Soliris (Eculizumab)

Last updated Jan. 25, 2022, by Marisa Wexler, MS

✅ Fact-checked by Joana Carvalho, PhD

Soliris (eculizumab), developed by Alexion Pharmaceuticals, is approved in the U.S.Europe, and Japan to treat adults with generalized myasthenia gravis (gMG) who are positive for antibodies against the acetylcholine receptor — the most common type of MG-causing antibody. 

Soliris is also approved by the U.S. Food and Drug Administration (FDA) for the treatment of paroxysmal nocturnal hemoglobinuria, atypical hemolytic uremic syndrome (aHUS), and neuromyelitis optica spectrum disorder (NMOSD).

How does Soliris work?

MG is an autoimmune disease in which a person’s immune system erroneously attacks the connections between nerves and muscles, impairing nerve-muscle communication. This immune attack is driven by self-reactive antibodies; most commonly, these antibodies (referred to as anti-AChR antibodies) target the acetylcholine receptor, a protein receptor that plays a key role in nerve-muscle communication and muscle contraction.

Soliris is designed to block part of the immune system called the complement cascade. This cascade consists of a group of proteins that normally are found in the blood in an inactive state. However, in response to certain stimuli, such as an infection or the autoimmune attack that drives MG, the complement cascade becomes activated. This is believed to contribute to the damaging immune response seen in MG.

Soliris specifically binds to a complement protein called C5, preventing its cleavage into other complement components and ultimately blocking complement activation.

Soliris in clinical trials

Regulatory approvals of Soliris were supported by data from a Phase 3 trial called REGAIN (NCT01997229). The Alexion-sponsored trial, which ended in June 2016, was a double-blind, placebo-controlled global study that evaluated the safety and efficacy of Soliris in 125 anti-AChR-positive gMG patients who failed to respond to immunosuppressive treatments (refractory disease). Participants were randomized to receive either Soliris or a placebo for 26 weeks (around half a year).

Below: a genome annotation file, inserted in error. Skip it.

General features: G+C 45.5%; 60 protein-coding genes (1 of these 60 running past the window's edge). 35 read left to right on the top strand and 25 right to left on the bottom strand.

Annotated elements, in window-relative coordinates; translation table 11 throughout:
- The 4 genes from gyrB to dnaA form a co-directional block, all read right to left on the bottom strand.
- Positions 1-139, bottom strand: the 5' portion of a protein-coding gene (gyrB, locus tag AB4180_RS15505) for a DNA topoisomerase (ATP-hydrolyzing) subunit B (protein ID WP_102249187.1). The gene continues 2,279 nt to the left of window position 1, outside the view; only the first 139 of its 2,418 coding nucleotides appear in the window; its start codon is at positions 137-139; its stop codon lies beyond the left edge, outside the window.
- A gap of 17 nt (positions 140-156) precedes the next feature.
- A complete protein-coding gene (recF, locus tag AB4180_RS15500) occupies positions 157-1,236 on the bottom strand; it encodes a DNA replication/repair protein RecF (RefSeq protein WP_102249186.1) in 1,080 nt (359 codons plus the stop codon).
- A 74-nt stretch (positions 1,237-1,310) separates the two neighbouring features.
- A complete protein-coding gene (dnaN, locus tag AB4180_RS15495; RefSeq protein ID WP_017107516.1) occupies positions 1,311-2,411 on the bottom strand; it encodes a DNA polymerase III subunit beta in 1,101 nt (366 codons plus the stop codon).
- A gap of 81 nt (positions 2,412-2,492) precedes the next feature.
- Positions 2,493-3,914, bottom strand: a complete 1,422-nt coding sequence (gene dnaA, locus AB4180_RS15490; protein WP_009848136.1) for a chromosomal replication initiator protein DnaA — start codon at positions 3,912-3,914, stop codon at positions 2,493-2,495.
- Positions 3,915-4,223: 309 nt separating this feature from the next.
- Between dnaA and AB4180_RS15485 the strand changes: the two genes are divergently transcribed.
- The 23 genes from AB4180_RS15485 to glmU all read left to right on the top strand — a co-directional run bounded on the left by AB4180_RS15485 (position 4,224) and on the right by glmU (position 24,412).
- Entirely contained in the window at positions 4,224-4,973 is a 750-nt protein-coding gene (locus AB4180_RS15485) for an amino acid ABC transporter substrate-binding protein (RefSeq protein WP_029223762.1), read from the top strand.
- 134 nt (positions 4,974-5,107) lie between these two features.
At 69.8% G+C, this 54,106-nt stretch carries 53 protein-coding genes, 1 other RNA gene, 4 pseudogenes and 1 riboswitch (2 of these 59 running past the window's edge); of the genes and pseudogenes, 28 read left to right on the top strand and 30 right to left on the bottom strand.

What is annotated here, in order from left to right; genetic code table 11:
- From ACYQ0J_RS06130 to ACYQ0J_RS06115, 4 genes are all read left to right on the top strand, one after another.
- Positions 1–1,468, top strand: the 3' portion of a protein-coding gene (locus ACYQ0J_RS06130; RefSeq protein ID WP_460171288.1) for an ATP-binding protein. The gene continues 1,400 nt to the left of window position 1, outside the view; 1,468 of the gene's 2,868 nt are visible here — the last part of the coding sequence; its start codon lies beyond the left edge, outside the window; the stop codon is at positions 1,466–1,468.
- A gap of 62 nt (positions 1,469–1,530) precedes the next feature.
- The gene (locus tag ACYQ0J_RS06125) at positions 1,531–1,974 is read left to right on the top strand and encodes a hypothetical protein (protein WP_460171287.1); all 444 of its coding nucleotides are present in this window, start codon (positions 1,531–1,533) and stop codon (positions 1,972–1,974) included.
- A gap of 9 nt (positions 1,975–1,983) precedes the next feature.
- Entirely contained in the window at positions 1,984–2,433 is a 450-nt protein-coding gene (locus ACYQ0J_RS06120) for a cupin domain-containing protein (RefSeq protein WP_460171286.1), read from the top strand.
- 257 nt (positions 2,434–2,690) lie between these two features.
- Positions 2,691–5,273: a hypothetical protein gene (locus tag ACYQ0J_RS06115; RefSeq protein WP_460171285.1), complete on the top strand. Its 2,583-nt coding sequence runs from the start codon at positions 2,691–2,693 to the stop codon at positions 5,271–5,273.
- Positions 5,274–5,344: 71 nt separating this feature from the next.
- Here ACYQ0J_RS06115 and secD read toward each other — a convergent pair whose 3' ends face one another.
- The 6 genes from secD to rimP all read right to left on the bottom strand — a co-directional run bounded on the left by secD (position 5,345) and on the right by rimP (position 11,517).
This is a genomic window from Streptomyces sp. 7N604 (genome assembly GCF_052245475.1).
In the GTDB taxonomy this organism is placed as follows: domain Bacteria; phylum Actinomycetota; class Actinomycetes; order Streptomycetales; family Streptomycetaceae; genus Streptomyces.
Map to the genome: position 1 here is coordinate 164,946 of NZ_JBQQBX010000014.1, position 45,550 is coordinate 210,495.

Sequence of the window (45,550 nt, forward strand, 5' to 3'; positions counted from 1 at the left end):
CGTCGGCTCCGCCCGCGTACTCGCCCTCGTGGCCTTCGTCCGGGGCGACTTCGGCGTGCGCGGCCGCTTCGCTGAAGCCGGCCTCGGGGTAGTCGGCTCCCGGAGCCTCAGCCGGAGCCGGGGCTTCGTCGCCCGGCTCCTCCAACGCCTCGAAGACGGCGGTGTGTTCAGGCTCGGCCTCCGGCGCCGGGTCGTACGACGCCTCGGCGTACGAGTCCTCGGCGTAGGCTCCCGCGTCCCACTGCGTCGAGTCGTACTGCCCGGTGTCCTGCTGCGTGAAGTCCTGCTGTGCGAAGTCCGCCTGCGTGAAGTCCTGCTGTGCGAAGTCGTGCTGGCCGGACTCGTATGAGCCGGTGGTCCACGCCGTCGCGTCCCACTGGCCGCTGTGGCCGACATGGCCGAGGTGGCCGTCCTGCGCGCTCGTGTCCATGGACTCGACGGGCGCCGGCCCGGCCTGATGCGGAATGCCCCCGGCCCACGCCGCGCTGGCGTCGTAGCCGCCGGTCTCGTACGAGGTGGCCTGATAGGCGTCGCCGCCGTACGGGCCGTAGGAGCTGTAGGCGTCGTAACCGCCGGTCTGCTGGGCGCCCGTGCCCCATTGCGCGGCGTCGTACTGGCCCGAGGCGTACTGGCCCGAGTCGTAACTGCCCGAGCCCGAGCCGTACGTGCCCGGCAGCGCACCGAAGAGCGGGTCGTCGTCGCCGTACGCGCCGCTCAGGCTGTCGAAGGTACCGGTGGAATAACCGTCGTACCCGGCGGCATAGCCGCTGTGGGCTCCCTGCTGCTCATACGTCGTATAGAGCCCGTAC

The main goal of REGAIN was to assess the treatment’s effect on changes in the myasthenia gravis activities of daily living (MG-ADL) score, which measures the ease of doing daily activities.

Although Soliris-treated participants tended to have better MG-ADL scores at the trial’s conclusion, the difference between groups did not reach statistical significance, according to top-line results announced in 2016. However, Soliris significantly outperformed placebo in scores on the Quantitative Myasthenia Gravis (QMG), a measure of disease severity.

Most participants in REGAIN (117 out of 125) elected to enroll in its open-label extension study (NCT02301624), where all were treated with Soliris and monitored for long-term safety and efficacy.

Data from the extension study generally showed the benefits of Soliris seen in the original trial were sustained with prolonged treatment. A 2019 analysis indicated that — after a median treatment duration of 22.7 months — nearly three out of four participants experienced clinical improvements compared with the start of REGAIN, and over half had minimal manifestations of the disease. Soliris also reduced rates of MG exacerbations (episodes of sudden symptom worsening) and hospitalizations.

Other analyses of data from the two studies showed that Soliris led to sustained improvements in muscle strength, was effective across ethnicities, did not increase the risk of infection, and lowered the need for other immune-suppressing medicines. The treatment also was shown to be effective in participants who had previously been treated with, and failed to respond to, another medication called rituximab.

A post-hoc analysis done after the trials were completed indicated that most participants responded to Soliris within three months of starting treatment; however, for more than 15% of participants in the analysis, a response did not become evident until later times.

Real-world studies conducted in the U.S. and Japan have generally been consistent with what was found in clinical trials.

Other details

Soliris is administered via an infusion directly into the bloodstream. The dosing regimen for gMG is 900 mg weekly for the first four weeks, followed by 1,200 mg for the fifth dose a week later, and then 1,200 mg every other week thereafter.

The most common side effects associated with Soliris in studies of gMG is musculoskeletal (muscle-and-skeleton) pain. Other side effects commonly associated with the medication in other indications include headache, the common cold, nausea, and diarrhea.

Soliris caries a warning for serious meningococcal infections, a bacterial infection that can be fatal. Patients should be vaccinated against meningococcal disease at least two weeks before starting on Soliris. Those with current infections should not be started on Soliris, and treatment should be discontinued in individuals who develop a meningococcal infection. Caution is recommended if giving Soliris to people with any other kind of systemic infection.


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